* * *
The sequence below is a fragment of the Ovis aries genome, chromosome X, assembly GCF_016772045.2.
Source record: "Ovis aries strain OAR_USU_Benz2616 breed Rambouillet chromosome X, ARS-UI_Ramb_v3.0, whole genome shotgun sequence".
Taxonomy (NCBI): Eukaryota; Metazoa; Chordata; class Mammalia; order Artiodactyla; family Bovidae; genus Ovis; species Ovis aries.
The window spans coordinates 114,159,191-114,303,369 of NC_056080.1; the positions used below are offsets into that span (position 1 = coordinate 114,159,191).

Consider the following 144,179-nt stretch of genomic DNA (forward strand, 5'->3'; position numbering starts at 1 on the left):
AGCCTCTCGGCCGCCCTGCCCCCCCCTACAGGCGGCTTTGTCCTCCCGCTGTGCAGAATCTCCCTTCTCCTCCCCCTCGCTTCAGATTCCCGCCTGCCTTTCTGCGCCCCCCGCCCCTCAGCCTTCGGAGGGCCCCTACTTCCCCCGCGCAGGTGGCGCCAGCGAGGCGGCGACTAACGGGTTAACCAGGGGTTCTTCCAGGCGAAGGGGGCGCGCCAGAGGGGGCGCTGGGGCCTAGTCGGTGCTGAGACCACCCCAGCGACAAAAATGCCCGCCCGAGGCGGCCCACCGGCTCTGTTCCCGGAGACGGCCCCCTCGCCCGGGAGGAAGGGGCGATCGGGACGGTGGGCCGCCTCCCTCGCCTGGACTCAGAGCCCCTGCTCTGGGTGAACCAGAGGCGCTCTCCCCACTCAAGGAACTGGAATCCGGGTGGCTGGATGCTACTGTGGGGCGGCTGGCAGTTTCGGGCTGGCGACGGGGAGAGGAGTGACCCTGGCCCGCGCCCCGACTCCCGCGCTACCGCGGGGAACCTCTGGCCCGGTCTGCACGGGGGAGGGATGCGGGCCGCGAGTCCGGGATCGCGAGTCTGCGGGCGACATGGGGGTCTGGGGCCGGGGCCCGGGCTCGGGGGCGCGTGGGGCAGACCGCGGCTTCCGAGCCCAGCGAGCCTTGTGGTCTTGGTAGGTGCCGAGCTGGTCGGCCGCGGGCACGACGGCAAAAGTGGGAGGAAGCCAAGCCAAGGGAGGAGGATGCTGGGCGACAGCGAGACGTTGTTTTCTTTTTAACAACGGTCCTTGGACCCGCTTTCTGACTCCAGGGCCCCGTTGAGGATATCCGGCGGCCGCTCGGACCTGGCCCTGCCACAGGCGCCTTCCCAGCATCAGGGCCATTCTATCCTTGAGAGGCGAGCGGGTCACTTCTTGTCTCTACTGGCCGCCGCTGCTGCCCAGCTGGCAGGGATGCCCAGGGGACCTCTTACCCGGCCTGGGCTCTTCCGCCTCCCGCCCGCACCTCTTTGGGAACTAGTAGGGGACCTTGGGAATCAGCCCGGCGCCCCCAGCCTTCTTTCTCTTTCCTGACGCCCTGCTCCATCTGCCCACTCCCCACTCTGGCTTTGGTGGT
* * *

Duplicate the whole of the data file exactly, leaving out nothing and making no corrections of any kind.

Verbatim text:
The sequence below is a fragment of the Ovis aries genome, chromosome X, assembly GCF_016772045.2.
Source record: "Ovis aries strain OAR_USU_Benz2616 breed Rambouillet chromosome X, ARS-UI_Ramb_v3.0, whole genome shotgun sequence".
Taxonomy (NCBI): Eukaryota; Metazoa; Chordata; class Mammalia; order Artiodactyla; family Bovidae; genus Ovis; species Ovis aries.
The window spans coordinates 114,159,191-114,303,369 of NC_056080.1; the positions used below are offsets into that span (position 1 = coordinate 114,159,191).

Consider the following 144,179-nt stretch of genomic DNA (forward strand, 5'->3'; position numbering starts at 1 on the left):
AGCCTCTCGGCCGCCCTGCCCCCCCCTACAGGCGGCTTTGTCCTCCCGCTGTGCAGAATCTCCCTTCTCCTCCCCCTCGCTTCAGATTCCCGCCTGCCTTTCTGCGCCCCCCGCCCCTCAGCCTTCGGAGGGCCCCTACTTCCCCCGCGCAGGTGGCGCCAGCGAGGCGGCGACTAACGGGTTAACCAGGGGTTCTTCCAGGCGAAGGGGGCGCGCCAGAGGGGGCGCTGGGGCCTAGTCGGTGCTGAGACCACCCCAGCGACAAAAATGCCCGCCCGAGGCGGCCCACCGGCTCTGTTCCCGGAGACGGCCCCCTCGCCCGGGAGGAAGGGGCGATCGGGACGGTGGGCCGCCTCCCTCGCCTGGACTCAGAGCCCCTGCTCTGGGTGAACCAGAGGCGCTCTCCCCACTCAAGGAACTGGAATCCGGGTGGCTGGATGCTACTGTGGGGCGGCTGGCAGTTTCGGGCTGGCGACGGGGAGAGGAGTGACCCTGGCCCGCGCCCCGACTCCCGCGCTACCGCGGGGAACCTCTGGCCCGGTCTGCACGGGGGAGGGATGCGGGCCGCGAGTCCGGGATCGCGAGTCTGCGGGCGACATGGGGGTCTGGGGCCGGGGCCCGGGCTCGGGGGCGCGTGGGGCAGACCGCGGCTTCCGAGCCCAGCGAGCCTTGTGGTCTTGGTAGGTGCCGAGCTGGTCGGCCGCGGGCACGACGGCAAAAGTGGGAGGAAGCCAAGCCAAGGGAGGAGGATGCTGGGCGACAGCGAGACGTTGTTTTCTTTTTAACAACGGTCCTTGGACCCGCTTTCTGACTCCAGGGCCCCGTTGAGGATATCCGGCGGCCGCTCGGACCTGGCCCTGCCACAGGCGCCTTCCCAGCATCAGGGCCATTCTATCCTTGAGAGGCGAGCGGGTCACTTCTTGTCTCTACTGGCCGCCGCTGCTGCCCAGCTGGCAGGGATGCCCAGGGGACCTCTTACCCGGCCTGGGCTCTTCCGCCTCCCGCCCGCACCTCTTTGGGAACTAGTAGGGGACCTTGGGAATCAGCCCGGCGCCCCCAGCCTTCTTTCTCTTTCCTGACGCCCTGCTCCATCTGCCCACTCCCCACTCTGGCTTTGGTGGT